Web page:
(TacGuy @ May 16 2012, 9:33 pm)
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The trip sounds great.  I have never been there.  Actually, I have never been west of Ohio :-(  Someday I really want to see more of our beautiful country, and camping/backpacking excursions would be a great and less expensive way of doing it.
I hope you post pictures!!!

By the way,,, where do schools teach Outdoor ed??

I get to brag a bit. My kids' school has a Parks as Classroom program for grades K-8. They take multiple trips per year and a total of 48 trips in the entire K-8 curriculum. We have the only full-time PaC coordinator in the country.  These field trips are for things like measuring the level of acid in streams and comparing the quality of life in the streams of low and high acid. The also do a lot with history and biology. Some volunteers come to help with special trips. My 3rd grader when to the old Greenbrier  school and was taught a lesson by a lady in period dress using period curriculum and implements (writing on slate, etc)
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PostIcon Posted on: May 16 2012, 10:36 pm Skip to the previous post in this topic. Skip to the next post in this topic. Ignore posts   QUOTE

Pastywhite, I'm jealous!  

Tac Guy,out here in the Westit seems to be pretty common.  In our area the County runs a camp in conjunction with the Y, and all the 5th graders go.  They mix up the schools so that kids from all over the Peninsula go together, maybe a half dozen schools at a time.  They stay all week, no parents allowed, and go on hikes, study nature in the redwoods and the tidepools both, and generally do stuff most would never get to do otherwise.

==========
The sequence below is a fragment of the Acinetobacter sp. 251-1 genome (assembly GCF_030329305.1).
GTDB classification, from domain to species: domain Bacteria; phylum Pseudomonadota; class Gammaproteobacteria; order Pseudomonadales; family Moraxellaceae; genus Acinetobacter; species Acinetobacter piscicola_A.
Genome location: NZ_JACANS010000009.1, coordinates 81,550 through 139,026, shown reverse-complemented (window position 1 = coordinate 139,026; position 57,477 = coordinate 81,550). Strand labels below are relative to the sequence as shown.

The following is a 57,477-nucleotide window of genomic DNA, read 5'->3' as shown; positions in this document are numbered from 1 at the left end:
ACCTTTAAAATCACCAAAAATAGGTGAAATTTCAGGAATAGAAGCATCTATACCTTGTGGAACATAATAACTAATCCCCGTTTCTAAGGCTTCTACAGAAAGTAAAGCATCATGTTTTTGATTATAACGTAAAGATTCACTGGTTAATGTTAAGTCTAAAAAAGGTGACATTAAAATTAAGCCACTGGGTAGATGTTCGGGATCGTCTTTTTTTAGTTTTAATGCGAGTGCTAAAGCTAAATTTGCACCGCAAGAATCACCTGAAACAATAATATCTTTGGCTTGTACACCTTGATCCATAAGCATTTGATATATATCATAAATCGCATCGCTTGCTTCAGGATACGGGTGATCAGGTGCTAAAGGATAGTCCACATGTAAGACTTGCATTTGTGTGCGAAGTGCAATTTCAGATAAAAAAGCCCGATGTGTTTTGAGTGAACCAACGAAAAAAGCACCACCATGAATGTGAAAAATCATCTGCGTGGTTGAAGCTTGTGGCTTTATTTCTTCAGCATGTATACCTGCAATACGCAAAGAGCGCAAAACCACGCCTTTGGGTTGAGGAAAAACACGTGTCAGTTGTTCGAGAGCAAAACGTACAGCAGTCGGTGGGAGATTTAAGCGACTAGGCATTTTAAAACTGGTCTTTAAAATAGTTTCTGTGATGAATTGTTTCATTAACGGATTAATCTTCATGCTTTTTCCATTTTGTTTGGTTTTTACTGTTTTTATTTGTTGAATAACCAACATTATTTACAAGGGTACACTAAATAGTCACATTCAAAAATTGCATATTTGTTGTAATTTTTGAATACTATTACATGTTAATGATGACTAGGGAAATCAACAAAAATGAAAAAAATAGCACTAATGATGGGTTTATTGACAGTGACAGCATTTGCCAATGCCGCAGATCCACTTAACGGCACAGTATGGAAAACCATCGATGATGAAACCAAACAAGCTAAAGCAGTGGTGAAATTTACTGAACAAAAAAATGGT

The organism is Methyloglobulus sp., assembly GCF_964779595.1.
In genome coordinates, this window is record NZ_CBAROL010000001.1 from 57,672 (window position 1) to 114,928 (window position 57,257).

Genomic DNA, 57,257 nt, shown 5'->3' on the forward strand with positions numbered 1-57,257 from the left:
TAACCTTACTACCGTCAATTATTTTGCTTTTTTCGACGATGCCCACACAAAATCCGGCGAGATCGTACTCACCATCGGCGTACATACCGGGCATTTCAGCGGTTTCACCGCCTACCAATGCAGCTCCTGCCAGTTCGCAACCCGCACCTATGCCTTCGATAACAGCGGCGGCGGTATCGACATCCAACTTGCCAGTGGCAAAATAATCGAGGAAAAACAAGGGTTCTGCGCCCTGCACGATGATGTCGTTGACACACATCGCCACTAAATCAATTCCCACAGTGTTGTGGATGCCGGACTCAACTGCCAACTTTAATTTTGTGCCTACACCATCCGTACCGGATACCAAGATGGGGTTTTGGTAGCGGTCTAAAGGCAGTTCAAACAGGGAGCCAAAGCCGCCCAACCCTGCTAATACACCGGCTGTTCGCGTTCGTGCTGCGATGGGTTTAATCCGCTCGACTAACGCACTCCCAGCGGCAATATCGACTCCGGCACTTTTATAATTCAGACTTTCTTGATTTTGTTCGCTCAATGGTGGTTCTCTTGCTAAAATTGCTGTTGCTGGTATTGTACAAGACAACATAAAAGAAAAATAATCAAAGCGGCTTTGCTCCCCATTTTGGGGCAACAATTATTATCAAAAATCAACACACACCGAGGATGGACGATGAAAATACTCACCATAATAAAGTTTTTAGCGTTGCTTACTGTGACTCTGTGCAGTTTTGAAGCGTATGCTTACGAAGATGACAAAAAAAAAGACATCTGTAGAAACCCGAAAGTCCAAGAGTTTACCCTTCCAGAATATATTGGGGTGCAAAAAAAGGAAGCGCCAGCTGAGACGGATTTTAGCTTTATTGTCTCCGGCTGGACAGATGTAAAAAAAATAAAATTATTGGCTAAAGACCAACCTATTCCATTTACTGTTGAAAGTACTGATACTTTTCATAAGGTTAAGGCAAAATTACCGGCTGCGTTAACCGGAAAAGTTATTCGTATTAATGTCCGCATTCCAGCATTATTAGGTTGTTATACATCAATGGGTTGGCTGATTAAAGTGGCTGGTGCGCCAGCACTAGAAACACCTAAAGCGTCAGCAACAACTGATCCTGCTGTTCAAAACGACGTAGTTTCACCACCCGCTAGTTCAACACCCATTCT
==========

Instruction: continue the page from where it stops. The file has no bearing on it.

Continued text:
My biggest sorrow is that many of our students, especially from Latino and Filipino families, don't get to go, because of parental fears or family custom that says that we do everything as a family, and no one goes off by themselves.


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PostIcon Posted on: Jun. 05 2012, 5:18 pm Skip to the previous post in this topic.  Ignore posts   QUOTE

It's so interesting that you mention the Latino families. We have a strong population of Latinos here in Colorado. Yet there is a fear here too of the mountains. Considering how big the population is, there is a lack of this cultural group visiting the wilderness. When I've asked kids about it, they say the same things. There is a fear of wildlife or the unknown. Latino families picnic together near strams or lakes, but generally don't travel to the high country.

What is sad to me to is that for most kids, their experiences within the schools that take them to the wilderness or national parks are a one time deal. The schools have not made it a priority to expose kids continously over the span of their childhoods to teach them what is there, help them appreciate the natural world around them, and teach them how to protect it all.

The stress for schools is on the high tech world, but not how that artificial world can protect the real life one. If kids can't surround themselves with mother nature, they can't possibly see themselves as part of it. That is a dangerous thing indeed!